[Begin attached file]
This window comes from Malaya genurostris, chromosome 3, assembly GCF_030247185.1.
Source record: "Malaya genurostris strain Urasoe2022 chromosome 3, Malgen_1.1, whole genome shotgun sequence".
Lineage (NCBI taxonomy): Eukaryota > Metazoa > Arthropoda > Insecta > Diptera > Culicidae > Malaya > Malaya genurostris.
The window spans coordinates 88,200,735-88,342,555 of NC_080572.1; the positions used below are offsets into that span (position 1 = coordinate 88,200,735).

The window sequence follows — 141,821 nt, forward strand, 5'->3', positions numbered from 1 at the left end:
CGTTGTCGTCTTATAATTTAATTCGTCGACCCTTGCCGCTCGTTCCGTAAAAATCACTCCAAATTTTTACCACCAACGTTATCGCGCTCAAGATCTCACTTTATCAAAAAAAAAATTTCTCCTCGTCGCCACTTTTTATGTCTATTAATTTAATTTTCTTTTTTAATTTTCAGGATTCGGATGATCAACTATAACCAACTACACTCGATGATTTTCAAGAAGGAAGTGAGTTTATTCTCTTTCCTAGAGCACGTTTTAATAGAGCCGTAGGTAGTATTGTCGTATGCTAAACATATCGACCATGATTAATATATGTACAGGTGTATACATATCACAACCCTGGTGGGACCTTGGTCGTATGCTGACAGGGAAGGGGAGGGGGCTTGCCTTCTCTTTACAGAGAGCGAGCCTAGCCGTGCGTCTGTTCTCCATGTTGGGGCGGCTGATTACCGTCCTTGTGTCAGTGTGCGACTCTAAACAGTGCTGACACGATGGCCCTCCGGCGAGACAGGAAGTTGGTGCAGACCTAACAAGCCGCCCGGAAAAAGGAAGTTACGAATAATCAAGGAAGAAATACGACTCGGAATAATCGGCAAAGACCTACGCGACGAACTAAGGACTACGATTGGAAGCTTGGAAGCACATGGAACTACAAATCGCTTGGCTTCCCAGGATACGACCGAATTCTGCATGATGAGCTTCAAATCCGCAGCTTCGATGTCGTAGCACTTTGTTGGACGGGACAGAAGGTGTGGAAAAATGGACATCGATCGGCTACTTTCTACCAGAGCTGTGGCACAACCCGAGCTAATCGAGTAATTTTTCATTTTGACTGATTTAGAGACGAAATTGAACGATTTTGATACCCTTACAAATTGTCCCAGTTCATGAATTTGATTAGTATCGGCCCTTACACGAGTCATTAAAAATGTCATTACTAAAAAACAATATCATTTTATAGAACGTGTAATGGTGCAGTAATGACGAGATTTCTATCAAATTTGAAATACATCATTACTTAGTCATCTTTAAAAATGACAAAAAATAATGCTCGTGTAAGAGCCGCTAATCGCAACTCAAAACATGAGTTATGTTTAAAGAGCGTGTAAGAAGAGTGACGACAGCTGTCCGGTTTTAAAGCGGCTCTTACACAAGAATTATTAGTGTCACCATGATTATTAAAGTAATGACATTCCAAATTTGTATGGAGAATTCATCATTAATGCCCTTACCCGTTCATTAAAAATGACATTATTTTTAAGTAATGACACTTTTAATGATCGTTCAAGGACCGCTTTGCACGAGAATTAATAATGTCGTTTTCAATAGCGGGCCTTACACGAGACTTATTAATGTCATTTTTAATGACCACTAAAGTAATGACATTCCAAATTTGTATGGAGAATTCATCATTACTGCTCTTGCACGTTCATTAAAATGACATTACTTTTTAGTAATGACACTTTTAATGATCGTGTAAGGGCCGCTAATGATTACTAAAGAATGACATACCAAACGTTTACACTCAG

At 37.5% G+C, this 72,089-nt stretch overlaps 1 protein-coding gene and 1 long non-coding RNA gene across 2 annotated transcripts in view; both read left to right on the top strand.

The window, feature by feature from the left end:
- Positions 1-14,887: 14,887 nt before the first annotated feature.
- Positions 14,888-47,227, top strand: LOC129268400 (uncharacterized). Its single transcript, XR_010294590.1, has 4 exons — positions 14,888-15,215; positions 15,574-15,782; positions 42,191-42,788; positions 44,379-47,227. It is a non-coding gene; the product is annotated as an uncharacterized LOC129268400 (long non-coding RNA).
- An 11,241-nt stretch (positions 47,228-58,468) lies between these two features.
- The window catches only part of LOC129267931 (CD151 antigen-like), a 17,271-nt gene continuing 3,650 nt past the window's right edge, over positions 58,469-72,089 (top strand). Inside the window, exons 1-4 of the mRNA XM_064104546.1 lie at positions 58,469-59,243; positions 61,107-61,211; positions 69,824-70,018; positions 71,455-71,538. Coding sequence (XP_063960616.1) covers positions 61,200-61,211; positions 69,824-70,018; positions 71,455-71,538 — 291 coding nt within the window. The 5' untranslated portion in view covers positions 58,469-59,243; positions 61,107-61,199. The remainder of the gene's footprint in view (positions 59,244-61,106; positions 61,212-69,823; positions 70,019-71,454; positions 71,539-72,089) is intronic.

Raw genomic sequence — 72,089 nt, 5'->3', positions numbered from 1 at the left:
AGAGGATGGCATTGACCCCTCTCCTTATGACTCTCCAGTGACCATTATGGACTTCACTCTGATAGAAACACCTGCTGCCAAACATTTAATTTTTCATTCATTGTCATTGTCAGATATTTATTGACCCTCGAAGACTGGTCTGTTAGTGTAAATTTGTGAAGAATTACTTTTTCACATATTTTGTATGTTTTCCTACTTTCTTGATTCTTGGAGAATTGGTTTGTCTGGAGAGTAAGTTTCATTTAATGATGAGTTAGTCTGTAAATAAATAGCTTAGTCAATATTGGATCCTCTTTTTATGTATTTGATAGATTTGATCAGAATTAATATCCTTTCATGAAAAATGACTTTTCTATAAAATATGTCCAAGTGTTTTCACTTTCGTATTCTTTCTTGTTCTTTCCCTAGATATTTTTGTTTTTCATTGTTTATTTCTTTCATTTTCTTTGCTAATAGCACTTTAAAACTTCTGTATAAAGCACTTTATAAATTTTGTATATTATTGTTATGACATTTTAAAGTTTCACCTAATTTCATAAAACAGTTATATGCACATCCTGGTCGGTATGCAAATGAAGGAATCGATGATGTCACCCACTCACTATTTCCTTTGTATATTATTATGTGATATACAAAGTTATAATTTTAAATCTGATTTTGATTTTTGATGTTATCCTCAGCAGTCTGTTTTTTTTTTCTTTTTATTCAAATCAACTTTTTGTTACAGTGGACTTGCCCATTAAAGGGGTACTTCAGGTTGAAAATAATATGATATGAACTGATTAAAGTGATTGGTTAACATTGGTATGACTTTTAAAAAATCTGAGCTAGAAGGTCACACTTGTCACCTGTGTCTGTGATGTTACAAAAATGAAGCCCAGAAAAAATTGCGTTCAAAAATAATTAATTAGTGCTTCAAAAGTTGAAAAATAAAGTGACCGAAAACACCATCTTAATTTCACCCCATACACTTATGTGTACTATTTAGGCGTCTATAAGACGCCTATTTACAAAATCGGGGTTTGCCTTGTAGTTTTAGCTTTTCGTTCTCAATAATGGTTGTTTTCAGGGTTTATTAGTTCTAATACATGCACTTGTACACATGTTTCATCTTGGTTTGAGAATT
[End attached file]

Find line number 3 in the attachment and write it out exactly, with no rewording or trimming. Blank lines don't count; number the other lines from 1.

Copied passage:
Lineage (NCBI taxonomy): Eukaryota > Metazoa > Arthropoda > Insecta > Diptera > Culicidae > Malaya > Malaya genurostris.